The U.S. economy continued adding more jobs in August but at a slightly slower pace, leading to expectations the Federal Reserve will punt on a possible interest rate hike later this month. A separate report shows factory orders rebounded in the biggest gain in nine months.
The Labor Department reported on Friday morning that 151,000 non-farm jobs were added. That's less than the 180,000 Wall Street was expecting, but it includes an additional 3,400 payroll positions in the for-hire trucking sector.
The overall figure compares to an average of 181,000 monthly jobs additions so far in 2016 and an average of 204,000 over the past 12 months. August also marks the 78th consecutive month of job growth.
The nation’s unemployment rate remained at 4.9% for the third straight month.
There were 14,900 jobs gains in the transportation and warehousing sector in August, which includes the trucking figure. Other significant job additions were recorded in the food service, social assistance, professional/technical and financial industry sectors.
The department also revised job growth numbers for June and July, but that resulted in only 1,000 fewer net jobs than it reported earlier.
The slowing in August employment growth was not unexpected given the outsized gains recorded over the previous two months. The pace of job creation is still sufficient to sustain overall economic growth, according to RBC Economics Assistant Chief Economist Paul Ferley.
“Recent expenditure data, including the July trade numbers, reported this morning [showing the U.S. trade deficit falling to $39.5 billion in July from $44.7 billion in June due to a 1.9% hike in exports], are pointing to third quarter gross domestic product (GDP) growth of 3.2%,” he said – far better than the anemic 1.1% rate in the second quarter.
“Indications of sustained above-potential growth and tightening labor markets are expected to eventually return the Federal Reserve to tightening mode,” Ferley said. “Our forecast assumes a first [interest rate] hike in the second quarter of next year, though upward surprises on growth or employment gains going forward presents the risk of the increase being brought forward to the end of 2016.”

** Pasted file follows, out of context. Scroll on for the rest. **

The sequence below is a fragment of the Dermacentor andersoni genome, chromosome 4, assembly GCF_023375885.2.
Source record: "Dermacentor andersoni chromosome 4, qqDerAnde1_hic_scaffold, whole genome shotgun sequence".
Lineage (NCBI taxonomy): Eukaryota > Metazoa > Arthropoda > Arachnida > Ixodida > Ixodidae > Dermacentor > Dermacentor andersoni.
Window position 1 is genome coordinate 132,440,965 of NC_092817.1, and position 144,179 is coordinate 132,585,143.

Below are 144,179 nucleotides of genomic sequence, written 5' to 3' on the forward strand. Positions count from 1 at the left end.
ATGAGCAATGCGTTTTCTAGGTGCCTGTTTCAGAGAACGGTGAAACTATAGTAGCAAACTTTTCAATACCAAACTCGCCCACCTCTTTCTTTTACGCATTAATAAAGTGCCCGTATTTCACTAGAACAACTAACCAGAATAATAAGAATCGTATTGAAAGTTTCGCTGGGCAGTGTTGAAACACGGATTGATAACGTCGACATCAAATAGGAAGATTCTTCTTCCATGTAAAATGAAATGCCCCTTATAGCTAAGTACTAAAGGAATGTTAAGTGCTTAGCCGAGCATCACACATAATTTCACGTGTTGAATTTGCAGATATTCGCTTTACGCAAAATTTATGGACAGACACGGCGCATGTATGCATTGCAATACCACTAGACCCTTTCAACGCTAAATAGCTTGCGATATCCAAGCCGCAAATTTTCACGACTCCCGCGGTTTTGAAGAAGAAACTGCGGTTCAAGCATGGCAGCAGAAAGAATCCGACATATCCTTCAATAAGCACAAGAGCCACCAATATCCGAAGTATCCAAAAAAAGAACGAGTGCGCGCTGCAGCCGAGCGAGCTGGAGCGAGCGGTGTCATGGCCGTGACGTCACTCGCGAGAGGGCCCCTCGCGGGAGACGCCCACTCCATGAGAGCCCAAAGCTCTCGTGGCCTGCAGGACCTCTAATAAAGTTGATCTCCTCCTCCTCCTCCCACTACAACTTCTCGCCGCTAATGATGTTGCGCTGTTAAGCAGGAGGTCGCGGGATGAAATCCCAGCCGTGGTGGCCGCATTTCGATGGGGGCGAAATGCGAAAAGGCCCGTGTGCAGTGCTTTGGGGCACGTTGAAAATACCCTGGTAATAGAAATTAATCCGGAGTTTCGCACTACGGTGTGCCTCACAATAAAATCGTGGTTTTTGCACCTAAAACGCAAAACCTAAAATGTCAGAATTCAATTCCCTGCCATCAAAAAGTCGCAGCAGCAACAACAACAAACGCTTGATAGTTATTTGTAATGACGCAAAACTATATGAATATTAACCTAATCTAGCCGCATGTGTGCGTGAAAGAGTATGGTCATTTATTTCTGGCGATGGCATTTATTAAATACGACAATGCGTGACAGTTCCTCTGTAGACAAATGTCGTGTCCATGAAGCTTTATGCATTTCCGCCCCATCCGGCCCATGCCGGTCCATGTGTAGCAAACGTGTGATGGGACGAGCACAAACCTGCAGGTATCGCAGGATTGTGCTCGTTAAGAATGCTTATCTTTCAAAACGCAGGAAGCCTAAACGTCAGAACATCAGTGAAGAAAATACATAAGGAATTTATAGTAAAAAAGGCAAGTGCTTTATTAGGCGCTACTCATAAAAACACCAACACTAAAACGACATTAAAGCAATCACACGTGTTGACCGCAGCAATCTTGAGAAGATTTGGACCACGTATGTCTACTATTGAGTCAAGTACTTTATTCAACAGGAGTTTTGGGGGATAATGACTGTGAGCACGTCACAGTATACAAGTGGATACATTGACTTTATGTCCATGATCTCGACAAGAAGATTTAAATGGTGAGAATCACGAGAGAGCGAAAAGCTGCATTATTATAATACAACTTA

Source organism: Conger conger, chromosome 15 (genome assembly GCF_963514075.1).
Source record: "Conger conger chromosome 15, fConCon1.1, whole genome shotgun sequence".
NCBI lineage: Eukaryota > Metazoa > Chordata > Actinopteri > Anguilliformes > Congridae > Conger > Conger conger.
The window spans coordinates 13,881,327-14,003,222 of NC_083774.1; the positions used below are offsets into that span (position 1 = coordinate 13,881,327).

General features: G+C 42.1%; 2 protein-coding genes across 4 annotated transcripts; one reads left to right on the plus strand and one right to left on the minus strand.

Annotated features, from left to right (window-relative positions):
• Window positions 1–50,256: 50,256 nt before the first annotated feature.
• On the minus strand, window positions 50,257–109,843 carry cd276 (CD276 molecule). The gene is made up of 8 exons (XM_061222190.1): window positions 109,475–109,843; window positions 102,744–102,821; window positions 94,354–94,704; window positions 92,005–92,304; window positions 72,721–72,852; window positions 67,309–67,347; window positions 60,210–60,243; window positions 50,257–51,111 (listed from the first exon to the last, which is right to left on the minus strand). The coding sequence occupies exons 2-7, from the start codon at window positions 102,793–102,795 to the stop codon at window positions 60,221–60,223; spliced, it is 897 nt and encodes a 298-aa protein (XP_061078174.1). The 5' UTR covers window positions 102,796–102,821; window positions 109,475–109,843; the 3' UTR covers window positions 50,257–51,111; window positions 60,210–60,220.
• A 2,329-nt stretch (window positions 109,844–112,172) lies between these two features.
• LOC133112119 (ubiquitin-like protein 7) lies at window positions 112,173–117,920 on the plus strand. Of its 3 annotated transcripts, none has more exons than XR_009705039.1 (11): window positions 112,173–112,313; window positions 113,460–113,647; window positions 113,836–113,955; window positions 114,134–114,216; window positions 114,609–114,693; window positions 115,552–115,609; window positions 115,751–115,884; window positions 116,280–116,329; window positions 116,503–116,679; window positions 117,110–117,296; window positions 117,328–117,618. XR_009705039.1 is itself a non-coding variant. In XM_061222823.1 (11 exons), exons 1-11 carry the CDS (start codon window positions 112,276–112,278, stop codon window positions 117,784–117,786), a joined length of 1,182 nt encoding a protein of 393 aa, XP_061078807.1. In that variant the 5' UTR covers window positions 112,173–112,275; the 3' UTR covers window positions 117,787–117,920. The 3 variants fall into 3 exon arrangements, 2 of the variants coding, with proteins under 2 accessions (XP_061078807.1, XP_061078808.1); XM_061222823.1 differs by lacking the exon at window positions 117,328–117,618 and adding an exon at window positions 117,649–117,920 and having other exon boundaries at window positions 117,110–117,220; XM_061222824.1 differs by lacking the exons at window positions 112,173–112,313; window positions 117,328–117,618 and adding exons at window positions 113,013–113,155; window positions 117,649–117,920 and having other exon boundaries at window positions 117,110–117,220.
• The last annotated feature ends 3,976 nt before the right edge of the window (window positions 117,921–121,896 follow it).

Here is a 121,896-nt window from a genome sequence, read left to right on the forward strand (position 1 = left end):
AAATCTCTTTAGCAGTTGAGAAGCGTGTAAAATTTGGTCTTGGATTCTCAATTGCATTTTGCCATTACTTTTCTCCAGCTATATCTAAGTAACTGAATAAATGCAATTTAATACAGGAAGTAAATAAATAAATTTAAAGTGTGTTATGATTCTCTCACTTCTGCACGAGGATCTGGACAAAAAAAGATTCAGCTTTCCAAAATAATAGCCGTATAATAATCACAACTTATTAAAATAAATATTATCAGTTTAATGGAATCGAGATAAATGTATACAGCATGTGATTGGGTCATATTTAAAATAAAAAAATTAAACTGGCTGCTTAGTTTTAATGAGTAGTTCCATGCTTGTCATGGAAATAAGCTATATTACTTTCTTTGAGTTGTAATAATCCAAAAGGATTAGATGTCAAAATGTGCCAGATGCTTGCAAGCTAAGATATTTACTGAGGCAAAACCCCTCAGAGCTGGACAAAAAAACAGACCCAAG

Sounding a similar note is Stifel Fixed Income Chief Economist Lindsey Piegza, noting the report will no doubt give the Fed pause following recent talk of a possible interest rate hike after its first in years this past December.
“From that perspective, with a near 300,000 average pace in hiring around the time of liftoff [last December] compared to today’s 240,000 pace, the labor market has clearly lost, not gained, momentum,” she said. “Eight months ago the Fed pulled the trigger, raising rates for the first time in nine years, in anticipation of further improvement over the coming months. However, since then, the U.S. economy grew at a virtually stagnant, sub 1% pace on average January to June, the weakest first half since 2011.”
She said manufacturing has surprisingly slowed once again after modest summer improvement, and inflation remains surprisingly low, bleeding economic momentum from a one-year high at the start of the year.
“In other words, the data has failed to evolve as policy makers had expected, leaving the Federal Open Market Committee’s overly optimistic forecast still yet unmet and, furthermore, perpetuating the argument that based on the economic fundamentals, the Federal Reserve has little if any justification to raise rates near-term,” Piegza says.
Factory Orders Move Higher, Shipments Decline
Meantime, a full and separate report from the Commerce Department shows new orders for manufactured goods increased 1.9% in July, erasing the previous month’s 1.8% drop. That revised number was down from an earlier reported 2% gain but still a hopeful sign for the battered manufacturing sector. This is the biggest increase since October, but just below Wall Street expectations, and follows two consecutive months of declines.
Within this, durable goods orders also wiped out a June drop with July improving 4.4%, led by a 10.4% jump in new transportation orders.
New orders for non-defense capital goods excluding aircraft, a number seen as an indicator of future business investment (also known as core-capital goods), increased 1.5% in July instead of the 1.6% rise reported last month – still a healthy improvement.
In contrast, shipments of manufactured goods in July fell 0.2% following two straight monthly gains. Shipments of manufactured durable goods ticked up just 0.1%, down from a preliminary estimate of a 0.2% gain. Shipments of these core capital goods fell 0.5% in July, first reported as a 0.4% drop.
Tim Quinlan, senior economist for Wells Fargo Securities, said the report shows a manufacturing sector that is “struggling to get its footing,” with total factory orders up just 1.4% so far this year and down 1.2% in July from a year earlier.
While this report on manufacturing is slightly raising hopes the sector is improving, a report about August from the Institute for Supply Management (ISM) shows economic activity in the sector contracted in August following five months of growth. Another report was slightly more positive, but also noted a decline in new orders.